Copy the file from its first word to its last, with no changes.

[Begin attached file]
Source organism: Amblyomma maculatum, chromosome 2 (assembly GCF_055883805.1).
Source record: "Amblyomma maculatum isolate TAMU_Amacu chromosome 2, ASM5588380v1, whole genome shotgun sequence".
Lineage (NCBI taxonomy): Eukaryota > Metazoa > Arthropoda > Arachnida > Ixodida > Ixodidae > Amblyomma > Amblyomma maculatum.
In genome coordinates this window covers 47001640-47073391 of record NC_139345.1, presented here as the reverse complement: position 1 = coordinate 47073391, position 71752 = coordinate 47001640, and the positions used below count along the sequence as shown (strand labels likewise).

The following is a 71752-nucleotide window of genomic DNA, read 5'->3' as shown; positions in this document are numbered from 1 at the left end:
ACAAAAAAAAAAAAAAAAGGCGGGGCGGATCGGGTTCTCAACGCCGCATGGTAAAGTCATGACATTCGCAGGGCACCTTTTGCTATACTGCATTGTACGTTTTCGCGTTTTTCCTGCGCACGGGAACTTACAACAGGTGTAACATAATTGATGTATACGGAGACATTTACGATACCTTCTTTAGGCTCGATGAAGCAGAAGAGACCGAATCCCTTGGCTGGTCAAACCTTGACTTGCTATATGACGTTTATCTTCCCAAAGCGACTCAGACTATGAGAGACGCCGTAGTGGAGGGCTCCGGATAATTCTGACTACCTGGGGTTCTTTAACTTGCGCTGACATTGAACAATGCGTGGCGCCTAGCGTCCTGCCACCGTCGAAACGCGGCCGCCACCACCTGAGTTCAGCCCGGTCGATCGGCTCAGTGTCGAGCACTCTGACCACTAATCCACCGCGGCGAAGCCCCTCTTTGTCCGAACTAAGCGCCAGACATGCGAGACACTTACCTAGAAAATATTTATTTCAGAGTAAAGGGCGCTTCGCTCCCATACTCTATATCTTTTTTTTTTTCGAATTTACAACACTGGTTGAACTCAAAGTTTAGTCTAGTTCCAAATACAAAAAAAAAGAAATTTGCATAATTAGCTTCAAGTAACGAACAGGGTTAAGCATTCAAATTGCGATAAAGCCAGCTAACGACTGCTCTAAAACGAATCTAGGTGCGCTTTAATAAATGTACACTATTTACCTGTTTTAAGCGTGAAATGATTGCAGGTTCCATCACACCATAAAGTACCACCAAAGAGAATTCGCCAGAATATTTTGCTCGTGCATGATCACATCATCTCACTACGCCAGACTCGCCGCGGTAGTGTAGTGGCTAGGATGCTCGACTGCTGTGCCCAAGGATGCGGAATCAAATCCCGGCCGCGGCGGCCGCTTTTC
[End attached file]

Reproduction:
Source organism: Amblyomma maculatum, chromosome 2 (assembly GCF_055883805.1).
Source record: "Amblyomma maculatum isolate TAMU_Amacu chromosome 2, ASM5588380v1, whole genome shotgun sequence".
Lineage (NCBI taxonomy): Eukaryota > Metazoa > Arthropoda > Arachnida > Ixodida > Ixodidae > Amblyomma > Amblyomma maculatum.
In genome coordinates this window covers 47001640-47073391 of record NC_139345.1, presented here as the reverse complement: position 1 = coordinate 47073391, position 71752 = coordinate 47001640, and the positions used below count along the sequence as shown (strand labels likewise).

The following is a 71752-nucleotide window of genomic DNA, read 5'->3' as shown; positions in this document are numbered from 1 at the left end:
ACAAAAAAAAAAAAAAAAGGCGGGGCGGATCGGGTTCTCAACGCCGCATGGTAAAGTCATGACATTCGCAGGGCACCTTTTGCTATACTGCATTGTACGTTTTCGCGTTTTTCCTGCGCACGGGAACTTACAACAGGTGTAACATAATTGATGTATACGGAGACATTTACGATACCTTCTTTAGGCTCGATGAAGCAGAAGAGACCGAATCCCTTGGCTGGTCAAACCTTGACTTGCTATATGACGTTTATCTTCCCAAAGCGACTCAGACTATGAGAGACGCCGTAGTGGAGGGCTCCGGATAATTCTGACTACCTGGGGTTCTTTAACTTGCGCTGACATTGAACAATGCGTGGCGCCTAGCGTCCTGCCACCGTCGAAACGCGGCCGCCACCACCTGAGTTCAGCCCGGTCGATCGGCTCAGTGTCGAGCACTCTGACCACTAATCCACCGCGGCGAAGCCCCTCTTTGTCCGAACTAAGCGCCAGACATGCGAGACACTTACCTAGAAAATATTTATTTCAGAGTAAAGGGCGCTTCGCTCCCATACTCTATATCTTTTTTTTTTTCGAATTTACAACACTGGTTGAACTCAAAGTTTAGTCTAGTTCCAAATACAAAAAAAAAGAAATTTGCATAATTAGCTTCAAGTAACGAACAGGGTTAAGCATTCAAATTGCGATAAAGCCAGCTAACGACTGCTCTAAAACGAATCTAGGTGCGCTTTAATAAATGTACACTATTTACCTGTTTTAAGCGTGAAATGATTGCAGGTTCCATCACACCATAAAGTACCACCAAAGAGAATTCGCCAGAATATTTTGCTCGTGCATGATCACATCATCTCACTACGCCAGACTCGCCGCGGTAGTGTAGTGGCTAGGATGCTCGACTGCTGTGCCCAAGGATGCGGAATCAAATCCCGGCCGCGGCGGCCGCTTTTC